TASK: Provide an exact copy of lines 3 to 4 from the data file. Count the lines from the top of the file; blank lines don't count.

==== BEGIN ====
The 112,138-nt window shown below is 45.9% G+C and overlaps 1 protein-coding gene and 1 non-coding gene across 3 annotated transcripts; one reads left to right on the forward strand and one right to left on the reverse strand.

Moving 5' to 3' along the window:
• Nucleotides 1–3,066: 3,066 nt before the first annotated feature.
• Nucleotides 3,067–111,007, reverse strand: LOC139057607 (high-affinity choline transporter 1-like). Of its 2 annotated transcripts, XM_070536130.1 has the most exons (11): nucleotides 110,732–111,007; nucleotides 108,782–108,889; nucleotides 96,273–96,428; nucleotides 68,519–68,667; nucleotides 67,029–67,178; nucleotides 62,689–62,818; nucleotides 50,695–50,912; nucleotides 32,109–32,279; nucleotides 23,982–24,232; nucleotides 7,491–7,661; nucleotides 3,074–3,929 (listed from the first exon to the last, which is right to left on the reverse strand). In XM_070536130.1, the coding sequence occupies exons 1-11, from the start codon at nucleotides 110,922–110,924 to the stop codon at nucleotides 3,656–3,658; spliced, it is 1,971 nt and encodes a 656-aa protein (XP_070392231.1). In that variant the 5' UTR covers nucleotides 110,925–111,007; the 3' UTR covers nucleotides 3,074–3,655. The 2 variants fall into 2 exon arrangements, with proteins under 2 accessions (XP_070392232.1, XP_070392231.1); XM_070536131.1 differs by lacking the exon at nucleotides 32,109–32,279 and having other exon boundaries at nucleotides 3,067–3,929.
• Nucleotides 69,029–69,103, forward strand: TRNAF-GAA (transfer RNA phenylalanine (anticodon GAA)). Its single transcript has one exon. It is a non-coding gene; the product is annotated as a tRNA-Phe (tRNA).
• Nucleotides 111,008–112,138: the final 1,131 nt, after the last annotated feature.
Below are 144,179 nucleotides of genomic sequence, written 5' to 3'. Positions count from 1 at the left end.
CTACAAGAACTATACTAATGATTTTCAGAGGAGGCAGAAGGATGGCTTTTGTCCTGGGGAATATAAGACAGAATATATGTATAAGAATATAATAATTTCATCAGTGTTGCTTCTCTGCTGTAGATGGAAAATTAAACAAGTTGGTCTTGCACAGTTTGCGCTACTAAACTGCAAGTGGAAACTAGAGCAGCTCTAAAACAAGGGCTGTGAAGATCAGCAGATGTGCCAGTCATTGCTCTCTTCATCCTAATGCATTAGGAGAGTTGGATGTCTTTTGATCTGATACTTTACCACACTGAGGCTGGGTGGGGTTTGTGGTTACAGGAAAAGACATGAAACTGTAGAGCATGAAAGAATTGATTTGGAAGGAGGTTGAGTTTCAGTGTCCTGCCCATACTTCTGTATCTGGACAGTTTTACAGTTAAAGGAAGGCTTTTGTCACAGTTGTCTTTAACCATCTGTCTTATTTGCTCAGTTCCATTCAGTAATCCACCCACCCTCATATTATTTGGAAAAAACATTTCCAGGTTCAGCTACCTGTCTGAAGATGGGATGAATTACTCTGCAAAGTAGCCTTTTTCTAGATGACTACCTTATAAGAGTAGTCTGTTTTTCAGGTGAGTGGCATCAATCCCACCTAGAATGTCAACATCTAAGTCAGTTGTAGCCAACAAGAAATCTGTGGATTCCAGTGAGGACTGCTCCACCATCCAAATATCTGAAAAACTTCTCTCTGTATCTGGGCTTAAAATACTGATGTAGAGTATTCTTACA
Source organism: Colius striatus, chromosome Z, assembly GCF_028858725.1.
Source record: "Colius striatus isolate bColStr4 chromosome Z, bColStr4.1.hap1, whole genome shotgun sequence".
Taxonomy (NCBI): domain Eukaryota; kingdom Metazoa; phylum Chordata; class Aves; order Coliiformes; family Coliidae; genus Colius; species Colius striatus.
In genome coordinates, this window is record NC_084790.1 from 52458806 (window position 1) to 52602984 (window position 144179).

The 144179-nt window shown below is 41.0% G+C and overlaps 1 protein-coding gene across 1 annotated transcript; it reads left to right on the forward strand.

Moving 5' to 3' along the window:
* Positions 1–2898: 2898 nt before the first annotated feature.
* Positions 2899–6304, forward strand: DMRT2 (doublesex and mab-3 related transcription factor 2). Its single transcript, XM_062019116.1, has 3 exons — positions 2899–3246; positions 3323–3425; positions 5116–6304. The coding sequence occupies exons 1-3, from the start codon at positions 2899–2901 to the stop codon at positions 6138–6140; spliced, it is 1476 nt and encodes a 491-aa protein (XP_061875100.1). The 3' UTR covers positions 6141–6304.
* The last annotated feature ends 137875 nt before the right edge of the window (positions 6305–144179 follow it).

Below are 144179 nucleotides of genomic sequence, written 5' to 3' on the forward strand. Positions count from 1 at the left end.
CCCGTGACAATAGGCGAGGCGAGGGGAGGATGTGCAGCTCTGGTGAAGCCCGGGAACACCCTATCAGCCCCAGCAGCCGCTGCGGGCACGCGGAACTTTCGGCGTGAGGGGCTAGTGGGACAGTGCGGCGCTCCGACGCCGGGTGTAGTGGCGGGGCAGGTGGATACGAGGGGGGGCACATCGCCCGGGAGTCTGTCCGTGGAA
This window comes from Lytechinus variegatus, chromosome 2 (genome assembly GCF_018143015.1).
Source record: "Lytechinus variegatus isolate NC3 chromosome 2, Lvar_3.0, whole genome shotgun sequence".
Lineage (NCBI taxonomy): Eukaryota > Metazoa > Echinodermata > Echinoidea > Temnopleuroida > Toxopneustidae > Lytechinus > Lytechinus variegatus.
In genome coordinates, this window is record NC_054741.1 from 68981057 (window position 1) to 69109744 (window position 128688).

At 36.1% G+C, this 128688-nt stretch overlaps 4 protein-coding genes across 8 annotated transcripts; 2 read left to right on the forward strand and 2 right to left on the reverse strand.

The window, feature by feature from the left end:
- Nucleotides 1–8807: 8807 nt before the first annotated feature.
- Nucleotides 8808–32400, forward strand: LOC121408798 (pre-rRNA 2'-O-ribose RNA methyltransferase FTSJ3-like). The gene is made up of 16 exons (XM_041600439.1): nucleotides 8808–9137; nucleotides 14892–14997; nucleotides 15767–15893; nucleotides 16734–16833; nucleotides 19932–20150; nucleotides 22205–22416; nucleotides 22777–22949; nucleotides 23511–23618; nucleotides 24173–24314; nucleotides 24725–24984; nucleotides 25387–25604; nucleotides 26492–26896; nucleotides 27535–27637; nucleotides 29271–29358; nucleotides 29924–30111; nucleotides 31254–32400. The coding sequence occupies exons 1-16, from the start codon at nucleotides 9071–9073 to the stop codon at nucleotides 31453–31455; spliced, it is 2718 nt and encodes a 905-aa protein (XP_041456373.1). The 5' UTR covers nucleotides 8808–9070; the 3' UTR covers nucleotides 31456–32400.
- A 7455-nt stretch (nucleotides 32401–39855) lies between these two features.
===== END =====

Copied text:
• Nucleotides 1–3,066: 3,066 nt before the first annotated feature.
• Nucleotides 3,067–111,007, reverse strand: LOC139057607 (high-affinity choline transporter 1-like). Of its 2 annotated transcripts, XM_070536130.1 has the most exons (11): nucleotides 110,732–111,007; nucleotides 108,782–108,889; nucleotides 96,273–96,428; nucleotides 68,519–68,667; nucleotides 67,029–67,178; nucleotides 62,689–62,818; nucleotides 50,695–50,912; nucleotides 32,109–32,279; nucleotides 23,982–24,232; nucleotides 7,491–7,661; nucleotides 3,074–3,929 (listed from the first exon to the last, which is right to left on the reverse strand). In XM_070536130.1, the coding sequence occupies exons 1-11, from the start codon at nucleotides 110,922–110,924 to the stop codon at nucleotides 3,656–3,658; spliced, it is 1,971 nt and encodes a 656-aa protein (XP_070392231.1). In that variant the 5' UTR covers nucleotides 110,925–111,007; the 3' UTR covers nucleotides 3,074–3,655. The 2 variants fall into 2 exon arrangements, with proteins under 2 accessions (XP_070392232.1, XP_070392231.1); XM_070536131.1 differs by lacking the exon at nucleotides 32,109–32,279 and having other exon boundaries at nucleotides 3,067–3,929.